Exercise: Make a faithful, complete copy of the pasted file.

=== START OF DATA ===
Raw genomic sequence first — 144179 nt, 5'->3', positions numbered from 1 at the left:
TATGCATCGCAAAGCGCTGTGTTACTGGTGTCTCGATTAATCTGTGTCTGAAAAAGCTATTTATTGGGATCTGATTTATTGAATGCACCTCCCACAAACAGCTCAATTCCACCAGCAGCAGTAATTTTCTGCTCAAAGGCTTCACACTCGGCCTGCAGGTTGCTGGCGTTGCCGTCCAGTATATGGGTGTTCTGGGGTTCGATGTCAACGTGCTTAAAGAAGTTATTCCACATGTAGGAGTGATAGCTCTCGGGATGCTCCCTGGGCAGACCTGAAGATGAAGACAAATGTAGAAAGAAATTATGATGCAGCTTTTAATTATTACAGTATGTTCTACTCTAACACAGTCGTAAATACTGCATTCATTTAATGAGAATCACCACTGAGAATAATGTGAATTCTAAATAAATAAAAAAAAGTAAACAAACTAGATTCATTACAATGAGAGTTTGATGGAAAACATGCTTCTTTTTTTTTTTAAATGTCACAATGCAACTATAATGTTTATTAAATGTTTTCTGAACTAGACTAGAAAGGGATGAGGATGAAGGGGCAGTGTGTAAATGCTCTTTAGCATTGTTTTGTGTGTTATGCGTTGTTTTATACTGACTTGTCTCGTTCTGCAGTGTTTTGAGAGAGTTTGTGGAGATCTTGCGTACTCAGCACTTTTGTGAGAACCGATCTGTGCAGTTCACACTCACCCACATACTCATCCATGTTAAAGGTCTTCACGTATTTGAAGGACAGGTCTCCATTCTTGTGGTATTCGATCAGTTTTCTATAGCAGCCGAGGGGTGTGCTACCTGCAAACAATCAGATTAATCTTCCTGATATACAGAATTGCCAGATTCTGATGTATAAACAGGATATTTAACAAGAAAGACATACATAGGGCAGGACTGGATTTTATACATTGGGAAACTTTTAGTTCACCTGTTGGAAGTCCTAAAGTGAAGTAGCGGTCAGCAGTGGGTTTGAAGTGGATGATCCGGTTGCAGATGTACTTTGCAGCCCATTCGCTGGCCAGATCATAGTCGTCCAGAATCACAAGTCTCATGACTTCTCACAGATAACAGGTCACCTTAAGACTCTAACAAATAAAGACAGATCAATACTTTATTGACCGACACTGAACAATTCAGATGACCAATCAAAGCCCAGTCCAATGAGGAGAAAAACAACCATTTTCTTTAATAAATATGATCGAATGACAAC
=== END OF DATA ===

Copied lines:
Raw genomic sequence first — 144179 nt, 5'->3', positions numbered from 1 at the left:
TATGCATCGCAAAGCGCTGTGTTACTGGTGTCTCGATTAATCTGTGTCTGAAAAAGCTATTTATTGGGATCTGATTTATTGAATGCACCTCCCACAAACAGCTCAATTCCACCAGCAGCAGTAATTTTCTGCTCAAAGGCTTCACACTCGGCCTGCAGGTTGCTGGCGTTGCCGTCCAGTATATGGGTGTTCTGGGGTTCGATGTCAACGTGCTTAAAGAAGTTATTCCACATGTAGGAGTGATAGCTCTCGGGATGCTCCCTGGGCAGACCTGAAGATGAAGACAAATGTAGAAAGAAATTATGATGCAGCTTTTAATTATTACAGTATGTTCTACTCTAACACAGTCGTAAATACTGCATTCATTTAATGAGAATCACCACTGAGAATAATGTGAATTCTAAATAAATAAAAAAAAGTAAACAAACTAGATTCATTACAATGAGAGTTTGATGGAAAACATGCTTCTTTTTTTTTTTAAATGTCACAATGCAACTATAATGTTTATTAAATGTTTTCTGAACTAGACTAGAAAGGGATGAGGATGAAGGGGCAGTGTGTAAATGCTCTTTAGCATTGTTTTGTGTGTTATGCGTTGTTTTATACTGACTTGTCTCGTTCTGCAGTGTTTTGAGAGAGTTTGTGGAGATCTTGCGTACTCAGCACTTTTGTGAGAACCGATCTGTGCAGTTCACACTCACCCACATACTCATCCATGTTAAAGGTCTTCACGTATTTGAAGGACAGGTCTCCATTCTTGTGGTATTCGATCAGTTTTCTATAGCAGCCGAGGGGTGTGCTACCTGCAAACAATCAGATTAATCTTCCTGATATACAGAATTGCCAGATTCTGATGTATAAACAGGATATTTAACAAGAAAGACATACATAGGGCAGGACTGGATTTTATACATTGGGAAACTTTTAGTTCACCTGTTGGAAGTCCTAAAGTGAAGTAGCGGTCAGCAGTGGGTTTGAAGTGGATGATCCGGTTGCAGATGTACTTTGCAGCCCATTCGCTGGCCAGATCATAGTCGTCCAGAATCACAAGTCTCATGACTTCTCACAGATAACAGGTCACCTTAAGACTCTAACAAATAAAGACAGATCAATACTTTATTGACCGACACTGAACAATTCAGATGACCAATCAAAGCCCAGTCCAATGAGGAGAAAAACAACCATTTTCTTTAATAAATATGATCGAATGACAAC